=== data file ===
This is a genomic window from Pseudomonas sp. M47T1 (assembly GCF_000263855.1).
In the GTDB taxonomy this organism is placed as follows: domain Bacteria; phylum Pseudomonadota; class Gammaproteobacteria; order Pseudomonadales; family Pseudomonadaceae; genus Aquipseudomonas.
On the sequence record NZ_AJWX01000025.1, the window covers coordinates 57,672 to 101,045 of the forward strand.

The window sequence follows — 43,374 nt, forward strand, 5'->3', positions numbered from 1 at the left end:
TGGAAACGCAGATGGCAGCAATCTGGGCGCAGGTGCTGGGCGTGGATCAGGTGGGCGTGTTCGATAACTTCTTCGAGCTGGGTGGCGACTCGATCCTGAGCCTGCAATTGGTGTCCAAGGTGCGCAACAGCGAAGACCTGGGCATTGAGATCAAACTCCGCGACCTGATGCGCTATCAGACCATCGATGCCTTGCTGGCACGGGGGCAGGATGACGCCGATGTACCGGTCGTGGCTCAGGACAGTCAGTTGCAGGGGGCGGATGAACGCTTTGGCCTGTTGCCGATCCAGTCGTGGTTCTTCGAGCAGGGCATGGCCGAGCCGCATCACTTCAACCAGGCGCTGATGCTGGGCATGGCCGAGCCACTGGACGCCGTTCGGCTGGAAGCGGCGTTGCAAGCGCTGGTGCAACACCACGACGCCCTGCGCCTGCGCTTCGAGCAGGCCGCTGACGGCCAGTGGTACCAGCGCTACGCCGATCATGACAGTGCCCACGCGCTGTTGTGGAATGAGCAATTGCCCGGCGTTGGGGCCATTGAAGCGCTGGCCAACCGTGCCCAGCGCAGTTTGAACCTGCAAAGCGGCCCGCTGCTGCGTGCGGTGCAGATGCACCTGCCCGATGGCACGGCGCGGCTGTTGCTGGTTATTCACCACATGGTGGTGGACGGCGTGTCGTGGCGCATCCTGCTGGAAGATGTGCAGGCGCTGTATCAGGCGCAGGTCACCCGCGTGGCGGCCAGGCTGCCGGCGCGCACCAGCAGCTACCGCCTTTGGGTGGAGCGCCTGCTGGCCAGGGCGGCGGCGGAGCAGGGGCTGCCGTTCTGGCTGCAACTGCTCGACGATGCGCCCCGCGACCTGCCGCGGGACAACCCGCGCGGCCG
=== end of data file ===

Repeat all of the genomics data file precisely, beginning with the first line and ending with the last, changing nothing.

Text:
This is a genomic window from Pseudomonas sp. M47T1 (assembly GCF_000263855.1).
In the GTDB taxonomy this organism is placed as follows: domain Bacteria; phylum Pseudomonadota; class Gammaproteobacteria; order Pseudomonadales; family Pseudomonadaceae; genus Aquipseudomonas.
On the sequence record NZ_AJWX01000025.1, the window covers coordinates 57,672 to 101,045 of the forward strand.

The window sequence follows — 43,374 nt, forward strand, 5'->3', positions numbered from 1 at the left end:
TGGAAACGCAGATGGCAGCAATCTGGGCGCAGGTGCTGGGCGTGGATCAGGTGGGCGTGTTCGATAACTTCTTCGAGCTGGGTGGCGACTCGATCCTGAGCCTGCAATTGGTGTCCAAGGTGCGCAACAGCGAAGACCTGGGCATTGAGATCAAACTCCGCGACCTGATGCGCTATCAGACCATCGATGCCTTGCTGGCACGGGGGCAGGATGACGCCGATGTACCGGTCGTGGCTCAGGACAGTCAGTTGCAGGGGGCGGATGAACGCTTTGGCCTGTTGCCGATCCAGTCGTGGTTCTTCGAGCAGGGCATGGCCGAGCCGCATCACTTCAACCAGGCGCTGATGCTGGGCATGGCCGAGCCACTGGACGCCGTTCGGCTGGAAGCGGCGTTGCAAGCGCTGGTGCAACACCACGACGCCCTGCGCCTGCGCTTCGAGCAGGCCGCTGACGGCCAGTGGTACCAGCGCTACGCCGATCATGACAGTGCCCACGCGCTGTTGTGGAATGAGCAATTGCCCGGCGTTGGGGCCATTGAAGCGCTGGCCAACCGTGCCCAGCGCAGTTTGAACCTGCAAAGCGGCCCGCTGCTGCGTGCGGTGCAGATGCACCTGCCCGATGGCACGGCGCGGCTGTTGCTGGTTATTCACCACATGGTGGTGGACGGCGTGTCGTGGCGCATCCTGCTGGAAGATGTGCAGGCGCTGTATCAGGCGCAGGTCACCCGCGTGGCGGCCAGGCTGCCGGCGCGCACCAGCAGCTACCGCCTTTGGGTGGAGCGCCTGCTGGCCAGGGCGGCGGCGGAGCAGGGGCTGCCGTTCTGGCTGCAACTGCTCGACGATGCGCCCCGCGACCTGCCGCGGGACAACCCGCGCGGCCG